stock exchange hand sanitizer coronavirus
© Reuters / Lucas Jackson
As economists begin to predict what the global economic effects of Covid-19 will be, the danger is we play up the economic damage of the virus while hiding the deep-rooted sources of our contemporary financial doldrums.

It is inevitable that economic forecasts of the impact of Covid-19 on the global economy are being revised daily, if not hourly. It is right that economic forecasters should be updating their predictions. But we all need to keep in mind that these revised forecasts are little more than guesswork - however sophisticated their computer modelling might be.

This is not prejudice against economists, the experts Michael Gove in particular referred to when he said during the Brexit referendum that the British people had had enough of them - referring specifically to their shaky prediction track record. Economic predictions and forecasting are notoriously difficult. It is the reason why leading economist JK Galbraith once quipped that the only function of economists was "to make astrology look respectable."

We are going to see a proliferation of astrology in the days ahead. The biggest danger is going to be the battle to avoid economic alarmism.

The division of labour between health officials and economic experts is increasingly being blurred. Health officials are being asked about economic impacts, while economists are being called to make predictions about the impact of the disease. Health and economics are being conflated, which is confusing for all; what should be treated as a medical emergency is increasingly becoming a sphere for urgent government economic bailouts and politics aimed at alleviating the fall-out of lockdowns.

These confusions aside, predicting the economic costs of ill-health is very difficult. The Co-Operative Pharmacy reported in 2010, for example, that flu cost UK employers 7.6 million working days this year. It estimated that the cost to the economy was around £1.35 billion. But no-one even really knows the economic costs of these 'normal' diseases. Annual deaths precipitated by influenza are much higher than the deaths from coronavirus so far. According to Public Health England, in an average year about17,000 people in England die from flu complications, of which around four-fifths are over 65. But the numbers vary wildly from one year to the next. The relative effects on British gross domestic product (GDP) of a high flu death year compared to a low death year might keep economic modellers busy, but the actual effect gets lost in the longer-term influences and trends.
german stock exchange coronavirus
© REUTERS/Staff
The German share price index DAX graph is pictured at the stock exchange in Frankfurt, Germany, February March 16, 2020.
But there are things we know which should be at the forefront of our considerations. The world economy was already in deep ill-health before anyone had even heard of Covid-19. Losing sight of this means the remedies on offer might be good at stemming the symptoms of a problem, but they ignore the underlying cause, the real source of the malaise, which will remain untreated. This will be worse in the long run than any short-term dislocations we are forced to endure.

The world economy has been, if not on life-support, terminally ill for years. Global growth - and especially advanced-economy growth - this year was already dismal, and has been for many years. Forecasts for this year were already pretty downbeat before most people were aware of the word 'coronavirus'.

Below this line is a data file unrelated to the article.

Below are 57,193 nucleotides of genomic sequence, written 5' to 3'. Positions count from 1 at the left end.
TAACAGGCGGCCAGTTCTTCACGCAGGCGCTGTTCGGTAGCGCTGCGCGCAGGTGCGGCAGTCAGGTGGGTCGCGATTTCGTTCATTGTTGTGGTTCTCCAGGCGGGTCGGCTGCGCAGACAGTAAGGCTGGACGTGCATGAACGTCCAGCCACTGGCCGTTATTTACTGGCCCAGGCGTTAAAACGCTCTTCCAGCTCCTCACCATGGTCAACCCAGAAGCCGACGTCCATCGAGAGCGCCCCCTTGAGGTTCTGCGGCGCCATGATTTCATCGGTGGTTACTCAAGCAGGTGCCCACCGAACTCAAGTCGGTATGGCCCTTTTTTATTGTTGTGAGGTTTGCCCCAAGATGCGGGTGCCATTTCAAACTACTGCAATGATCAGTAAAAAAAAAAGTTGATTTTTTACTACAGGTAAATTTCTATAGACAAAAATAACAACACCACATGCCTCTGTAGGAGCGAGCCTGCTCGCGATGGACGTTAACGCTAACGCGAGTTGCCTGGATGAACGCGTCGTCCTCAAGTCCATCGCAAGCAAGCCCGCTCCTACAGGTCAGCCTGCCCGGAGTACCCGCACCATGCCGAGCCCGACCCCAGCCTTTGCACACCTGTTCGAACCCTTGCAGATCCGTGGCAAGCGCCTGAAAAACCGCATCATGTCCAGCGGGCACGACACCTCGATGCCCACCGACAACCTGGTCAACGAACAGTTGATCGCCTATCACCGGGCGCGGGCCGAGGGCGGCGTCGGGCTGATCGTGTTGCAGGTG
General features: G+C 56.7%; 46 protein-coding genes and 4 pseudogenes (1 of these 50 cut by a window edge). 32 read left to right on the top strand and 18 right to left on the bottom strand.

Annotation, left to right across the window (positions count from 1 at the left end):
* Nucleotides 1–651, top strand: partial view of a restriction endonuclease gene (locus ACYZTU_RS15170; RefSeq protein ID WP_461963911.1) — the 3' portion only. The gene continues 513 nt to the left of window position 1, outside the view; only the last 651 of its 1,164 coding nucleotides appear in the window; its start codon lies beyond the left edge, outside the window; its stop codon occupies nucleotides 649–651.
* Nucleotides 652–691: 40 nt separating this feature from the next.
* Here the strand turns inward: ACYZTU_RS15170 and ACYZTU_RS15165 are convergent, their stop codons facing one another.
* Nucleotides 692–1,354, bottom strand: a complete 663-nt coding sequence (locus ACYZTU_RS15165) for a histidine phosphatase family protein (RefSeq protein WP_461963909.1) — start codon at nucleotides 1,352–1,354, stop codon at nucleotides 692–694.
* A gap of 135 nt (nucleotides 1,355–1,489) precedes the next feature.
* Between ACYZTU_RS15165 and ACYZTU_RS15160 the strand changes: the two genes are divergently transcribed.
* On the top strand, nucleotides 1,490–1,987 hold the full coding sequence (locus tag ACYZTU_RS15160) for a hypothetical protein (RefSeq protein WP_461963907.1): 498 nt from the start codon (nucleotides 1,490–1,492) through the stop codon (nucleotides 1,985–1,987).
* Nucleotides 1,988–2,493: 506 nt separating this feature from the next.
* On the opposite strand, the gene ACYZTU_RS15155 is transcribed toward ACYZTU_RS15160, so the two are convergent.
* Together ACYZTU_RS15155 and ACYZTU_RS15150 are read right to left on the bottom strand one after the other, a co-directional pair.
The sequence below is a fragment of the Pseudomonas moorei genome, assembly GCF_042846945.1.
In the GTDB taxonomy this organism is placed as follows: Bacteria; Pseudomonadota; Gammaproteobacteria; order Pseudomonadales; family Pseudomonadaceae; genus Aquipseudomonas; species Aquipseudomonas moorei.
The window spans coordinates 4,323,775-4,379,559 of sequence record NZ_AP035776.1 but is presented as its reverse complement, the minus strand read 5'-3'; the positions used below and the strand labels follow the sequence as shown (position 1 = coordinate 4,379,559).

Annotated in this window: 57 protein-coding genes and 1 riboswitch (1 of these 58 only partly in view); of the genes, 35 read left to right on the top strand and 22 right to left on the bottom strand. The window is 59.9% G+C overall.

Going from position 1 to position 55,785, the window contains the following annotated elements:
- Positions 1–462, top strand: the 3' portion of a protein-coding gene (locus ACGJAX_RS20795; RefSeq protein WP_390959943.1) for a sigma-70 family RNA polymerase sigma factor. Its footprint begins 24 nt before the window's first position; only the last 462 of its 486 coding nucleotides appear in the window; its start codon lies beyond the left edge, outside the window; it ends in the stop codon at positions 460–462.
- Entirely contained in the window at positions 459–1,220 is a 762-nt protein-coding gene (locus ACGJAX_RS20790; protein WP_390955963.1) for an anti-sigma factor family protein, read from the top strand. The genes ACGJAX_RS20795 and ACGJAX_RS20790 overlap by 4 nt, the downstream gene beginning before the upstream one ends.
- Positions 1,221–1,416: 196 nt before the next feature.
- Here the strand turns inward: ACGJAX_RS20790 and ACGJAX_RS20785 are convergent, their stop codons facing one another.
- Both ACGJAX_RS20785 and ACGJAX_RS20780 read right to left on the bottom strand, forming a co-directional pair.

The illness is the result of years of diminishing business investment in new technologies and ways of operating, and the propping up by governments of companies that should have gone out of business. The end result? Almost stagnant productivity. People at work are no longer producing more in the same time. This is a significant break from the dominant pattern during the past two centuries of economic expansion. This waning in productivity growth - sinking to little more than flatlining in Britain - is what accounts for most people no longer benefiting from regular increases in living standards.

It is also what has led to the increased dependence on debt and financialisation. The 2008 crash confirmed the fragility of economic systems that rely too much on borrowing and too little on creating new wealth. We are not in permanent recession, but we are stuck in a cycle of financial crises. Between the crashes, debt keeps things ticking along. The unstable dissonance between the financial and productive economies - reflected in the inflated stock markers - reveal that an adjustment was inevitable. The dramatic falls in global stock markets over the past two weeks were on the cards before the impact of Covid-19 panic set in.

The biggest unknown, and perhaps where all the economists' astrology-powers will be focused, is whether the current market 'adjustment' will develop into a bigger financial implosion which will lead to a global recession.

One prediction you can be sure of, whatever happens: everyone will be quick to blame this on Covid-19, not the underlying structural weakness of the global system. The real patient will be ignored by immediate palliatives. But unless - and until - the terminally ill global economy is given a real reboot, rather than left to stagnate in a corridor out of sight, the world will be less able to deal with what is, after all, a severe health crisis - today and especially in the future.
Norman Lewis is a writer, speaker and consultant on innovation and technology, was most recently a Director at PriceWaterhouseCoopers, where he set up and led their crowdsourced innovation service. Follow him on Twitter @Norm_Lewis